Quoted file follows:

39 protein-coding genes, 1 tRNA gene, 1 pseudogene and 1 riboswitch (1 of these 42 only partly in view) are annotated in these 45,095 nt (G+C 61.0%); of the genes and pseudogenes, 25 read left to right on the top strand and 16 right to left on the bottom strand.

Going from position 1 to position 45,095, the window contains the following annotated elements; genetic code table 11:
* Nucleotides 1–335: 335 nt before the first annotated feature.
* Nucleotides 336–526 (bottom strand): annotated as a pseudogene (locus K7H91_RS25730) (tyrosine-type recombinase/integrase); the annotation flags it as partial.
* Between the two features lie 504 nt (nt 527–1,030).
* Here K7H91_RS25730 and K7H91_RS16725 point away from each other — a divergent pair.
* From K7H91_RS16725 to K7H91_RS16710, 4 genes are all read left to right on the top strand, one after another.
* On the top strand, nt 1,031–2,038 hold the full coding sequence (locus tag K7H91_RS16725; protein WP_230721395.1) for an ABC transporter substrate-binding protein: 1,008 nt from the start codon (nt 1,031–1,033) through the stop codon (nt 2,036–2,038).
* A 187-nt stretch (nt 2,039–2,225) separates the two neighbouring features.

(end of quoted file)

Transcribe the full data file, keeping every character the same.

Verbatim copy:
39 protein-coding genes, 1 tRNA gene, 1 pseudogene and 1 riboswitch (1 of these 42 only partly in view) are annotated in these 45,095 nt (G+C 61.0%); of the genes and pseudogenes, 25 read left to right on the top strand and 16 right to left on the bottom strand.

Going from position 1 to position 45,095, the window contains the following annotated elements; genetic code table 11:
* Nucleotides 1–335: 335 nt before the first annotated feature.
* Nucleotides 336–526 (bottom strand): annotated as a pseudogene (locus K7H91_RS25730) (tyrosine-type recombinase/integrase); the annotation flags it as partial.
* Between the two features lie 504 nt (nt 527–1,030).
* Here K7H91_RS25730 and K7H91_RS16725 point away from each other — a divergent pair.
* From K7H91_RS16725 to K7H91_RS16710, 4 genes are all read left to right on the top strand, one after another.
* On the top strand, nt 1,031–2,038 hold the full coding sequence (locus tag K7H91_RS16725; protein WP_230721395.1) for an ABC transporter substrate-binding protein: 1,008 nt from the start codon (nt 1,031–1,033) through the stop codon (nt 2,036–2,038).
* A 187-nt stretch (nt 2,039–2,225) separates the two neighbouring features.